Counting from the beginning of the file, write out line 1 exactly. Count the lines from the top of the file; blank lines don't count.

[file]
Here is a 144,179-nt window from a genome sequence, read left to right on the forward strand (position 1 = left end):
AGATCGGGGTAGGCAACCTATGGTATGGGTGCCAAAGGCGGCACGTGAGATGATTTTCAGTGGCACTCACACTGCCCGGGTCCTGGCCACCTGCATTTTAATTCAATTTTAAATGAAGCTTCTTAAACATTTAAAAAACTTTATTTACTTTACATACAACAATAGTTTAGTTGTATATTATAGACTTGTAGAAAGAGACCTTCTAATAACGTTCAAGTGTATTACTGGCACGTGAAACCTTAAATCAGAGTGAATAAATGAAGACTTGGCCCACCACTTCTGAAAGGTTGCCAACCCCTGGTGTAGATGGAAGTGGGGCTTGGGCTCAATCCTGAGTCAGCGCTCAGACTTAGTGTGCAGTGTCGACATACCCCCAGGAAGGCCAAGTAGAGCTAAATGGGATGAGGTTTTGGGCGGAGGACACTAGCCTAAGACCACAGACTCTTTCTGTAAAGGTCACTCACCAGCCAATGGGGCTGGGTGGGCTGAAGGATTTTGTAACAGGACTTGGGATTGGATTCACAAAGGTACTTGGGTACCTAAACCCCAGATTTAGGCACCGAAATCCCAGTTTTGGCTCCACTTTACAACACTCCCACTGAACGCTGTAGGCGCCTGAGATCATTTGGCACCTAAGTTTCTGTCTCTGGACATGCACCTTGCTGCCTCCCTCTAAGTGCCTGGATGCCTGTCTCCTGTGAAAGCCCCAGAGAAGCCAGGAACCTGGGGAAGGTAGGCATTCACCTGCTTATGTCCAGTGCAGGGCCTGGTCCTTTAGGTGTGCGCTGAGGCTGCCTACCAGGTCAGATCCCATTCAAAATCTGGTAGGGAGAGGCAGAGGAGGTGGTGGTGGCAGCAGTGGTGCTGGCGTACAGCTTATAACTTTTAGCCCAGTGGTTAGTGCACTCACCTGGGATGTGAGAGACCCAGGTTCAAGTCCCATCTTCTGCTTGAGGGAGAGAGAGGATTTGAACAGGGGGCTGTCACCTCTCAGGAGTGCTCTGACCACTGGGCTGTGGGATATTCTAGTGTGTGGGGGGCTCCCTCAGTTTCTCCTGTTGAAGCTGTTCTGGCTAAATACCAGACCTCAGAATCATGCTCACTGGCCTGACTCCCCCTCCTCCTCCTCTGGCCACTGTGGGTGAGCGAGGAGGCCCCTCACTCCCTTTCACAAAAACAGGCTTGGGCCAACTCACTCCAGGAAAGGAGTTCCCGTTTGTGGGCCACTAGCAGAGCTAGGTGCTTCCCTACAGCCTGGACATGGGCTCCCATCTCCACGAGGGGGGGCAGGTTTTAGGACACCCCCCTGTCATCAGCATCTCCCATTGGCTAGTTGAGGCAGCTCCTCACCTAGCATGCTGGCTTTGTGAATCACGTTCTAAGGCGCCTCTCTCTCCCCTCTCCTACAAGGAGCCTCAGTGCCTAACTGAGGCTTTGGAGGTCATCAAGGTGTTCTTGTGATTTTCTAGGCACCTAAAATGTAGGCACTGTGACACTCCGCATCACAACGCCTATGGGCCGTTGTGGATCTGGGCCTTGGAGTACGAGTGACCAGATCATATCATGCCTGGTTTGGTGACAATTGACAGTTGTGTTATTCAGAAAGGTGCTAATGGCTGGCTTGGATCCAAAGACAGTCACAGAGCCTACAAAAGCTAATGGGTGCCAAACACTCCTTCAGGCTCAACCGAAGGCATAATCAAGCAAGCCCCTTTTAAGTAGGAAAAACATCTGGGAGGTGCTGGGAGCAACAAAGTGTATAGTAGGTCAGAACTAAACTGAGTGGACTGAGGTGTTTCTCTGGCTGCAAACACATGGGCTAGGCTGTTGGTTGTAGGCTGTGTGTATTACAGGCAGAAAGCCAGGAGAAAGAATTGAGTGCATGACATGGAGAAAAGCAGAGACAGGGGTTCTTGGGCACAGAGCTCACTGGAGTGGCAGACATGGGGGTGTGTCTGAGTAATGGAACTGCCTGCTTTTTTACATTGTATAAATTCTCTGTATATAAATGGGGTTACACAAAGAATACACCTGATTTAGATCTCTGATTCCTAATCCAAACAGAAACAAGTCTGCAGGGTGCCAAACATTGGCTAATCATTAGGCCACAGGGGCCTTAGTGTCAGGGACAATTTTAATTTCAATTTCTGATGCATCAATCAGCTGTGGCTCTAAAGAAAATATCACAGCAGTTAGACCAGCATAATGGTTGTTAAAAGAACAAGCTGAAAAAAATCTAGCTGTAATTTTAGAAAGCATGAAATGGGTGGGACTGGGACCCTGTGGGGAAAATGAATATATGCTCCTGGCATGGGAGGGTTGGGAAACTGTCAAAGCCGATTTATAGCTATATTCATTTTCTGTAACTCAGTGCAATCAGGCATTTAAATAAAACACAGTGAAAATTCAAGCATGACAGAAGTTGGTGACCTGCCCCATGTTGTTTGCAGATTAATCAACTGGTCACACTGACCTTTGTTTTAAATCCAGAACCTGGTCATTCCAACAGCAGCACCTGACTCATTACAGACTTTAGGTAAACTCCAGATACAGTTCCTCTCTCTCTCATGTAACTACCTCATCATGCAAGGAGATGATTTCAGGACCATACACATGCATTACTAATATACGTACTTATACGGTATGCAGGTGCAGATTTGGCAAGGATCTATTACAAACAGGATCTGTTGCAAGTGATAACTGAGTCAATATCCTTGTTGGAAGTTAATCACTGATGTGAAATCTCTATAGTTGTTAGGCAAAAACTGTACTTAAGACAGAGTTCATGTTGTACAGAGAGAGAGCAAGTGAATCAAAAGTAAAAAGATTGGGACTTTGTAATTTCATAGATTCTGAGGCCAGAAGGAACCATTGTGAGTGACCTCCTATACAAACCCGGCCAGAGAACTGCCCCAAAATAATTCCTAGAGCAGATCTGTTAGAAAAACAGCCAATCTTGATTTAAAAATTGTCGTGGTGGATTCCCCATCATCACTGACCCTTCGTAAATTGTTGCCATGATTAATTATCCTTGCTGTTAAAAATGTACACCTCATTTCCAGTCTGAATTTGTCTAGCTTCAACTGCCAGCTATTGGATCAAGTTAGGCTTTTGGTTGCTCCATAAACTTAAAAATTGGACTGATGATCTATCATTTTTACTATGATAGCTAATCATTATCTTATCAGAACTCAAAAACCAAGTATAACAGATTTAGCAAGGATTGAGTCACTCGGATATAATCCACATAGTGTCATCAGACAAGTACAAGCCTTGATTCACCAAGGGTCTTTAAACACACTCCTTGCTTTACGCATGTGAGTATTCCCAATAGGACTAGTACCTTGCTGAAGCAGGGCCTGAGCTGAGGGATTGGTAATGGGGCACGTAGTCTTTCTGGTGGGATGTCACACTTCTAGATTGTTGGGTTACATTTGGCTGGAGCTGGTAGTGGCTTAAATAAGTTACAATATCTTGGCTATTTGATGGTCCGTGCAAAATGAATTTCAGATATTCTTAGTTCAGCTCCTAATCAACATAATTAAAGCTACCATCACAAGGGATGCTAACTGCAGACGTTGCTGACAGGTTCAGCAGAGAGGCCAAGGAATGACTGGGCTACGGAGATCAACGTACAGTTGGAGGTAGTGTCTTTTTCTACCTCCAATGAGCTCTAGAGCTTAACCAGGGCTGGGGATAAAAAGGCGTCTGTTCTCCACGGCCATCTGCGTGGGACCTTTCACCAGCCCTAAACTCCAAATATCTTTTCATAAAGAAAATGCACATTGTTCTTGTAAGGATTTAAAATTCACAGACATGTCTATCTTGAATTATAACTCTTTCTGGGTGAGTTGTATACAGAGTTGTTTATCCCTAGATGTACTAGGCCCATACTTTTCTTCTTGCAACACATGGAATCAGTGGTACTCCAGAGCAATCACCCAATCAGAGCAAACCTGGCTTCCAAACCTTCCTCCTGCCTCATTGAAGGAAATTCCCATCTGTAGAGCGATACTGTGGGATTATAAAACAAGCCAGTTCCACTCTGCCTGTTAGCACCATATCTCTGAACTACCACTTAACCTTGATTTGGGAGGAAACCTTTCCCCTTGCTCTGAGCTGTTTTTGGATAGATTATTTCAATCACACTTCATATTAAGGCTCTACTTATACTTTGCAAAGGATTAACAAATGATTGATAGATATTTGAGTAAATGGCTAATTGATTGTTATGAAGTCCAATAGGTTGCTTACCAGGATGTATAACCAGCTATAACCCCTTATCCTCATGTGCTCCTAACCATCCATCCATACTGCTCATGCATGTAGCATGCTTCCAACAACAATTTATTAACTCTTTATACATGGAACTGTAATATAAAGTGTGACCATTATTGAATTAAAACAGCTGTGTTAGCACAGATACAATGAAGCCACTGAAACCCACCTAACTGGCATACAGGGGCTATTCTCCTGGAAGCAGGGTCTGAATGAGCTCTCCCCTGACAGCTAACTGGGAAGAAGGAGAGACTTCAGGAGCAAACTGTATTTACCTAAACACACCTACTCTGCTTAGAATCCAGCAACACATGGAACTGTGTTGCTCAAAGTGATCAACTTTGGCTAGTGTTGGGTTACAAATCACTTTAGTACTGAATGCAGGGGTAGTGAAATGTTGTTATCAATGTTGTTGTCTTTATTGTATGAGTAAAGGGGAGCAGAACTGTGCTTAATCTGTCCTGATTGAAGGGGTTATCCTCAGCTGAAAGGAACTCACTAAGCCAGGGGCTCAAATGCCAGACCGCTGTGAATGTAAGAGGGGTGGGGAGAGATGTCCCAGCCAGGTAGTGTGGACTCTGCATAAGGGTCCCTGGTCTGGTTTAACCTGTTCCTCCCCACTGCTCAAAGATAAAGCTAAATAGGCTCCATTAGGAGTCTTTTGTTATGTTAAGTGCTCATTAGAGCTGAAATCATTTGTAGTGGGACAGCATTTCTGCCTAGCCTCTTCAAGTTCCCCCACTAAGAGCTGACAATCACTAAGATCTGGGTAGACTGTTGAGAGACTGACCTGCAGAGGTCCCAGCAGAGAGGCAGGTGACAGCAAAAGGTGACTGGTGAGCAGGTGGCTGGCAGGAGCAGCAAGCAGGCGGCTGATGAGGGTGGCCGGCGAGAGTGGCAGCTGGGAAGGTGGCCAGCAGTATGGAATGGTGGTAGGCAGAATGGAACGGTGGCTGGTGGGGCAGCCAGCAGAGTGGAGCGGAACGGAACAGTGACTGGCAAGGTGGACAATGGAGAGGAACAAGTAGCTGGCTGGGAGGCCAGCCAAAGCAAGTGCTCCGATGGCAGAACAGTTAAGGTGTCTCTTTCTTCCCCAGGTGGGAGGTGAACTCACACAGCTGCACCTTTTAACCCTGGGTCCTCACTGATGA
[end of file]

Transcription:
Here is a 144,179-nt window from a genome sequence, read left to right on the forward strand (position 1 = left end):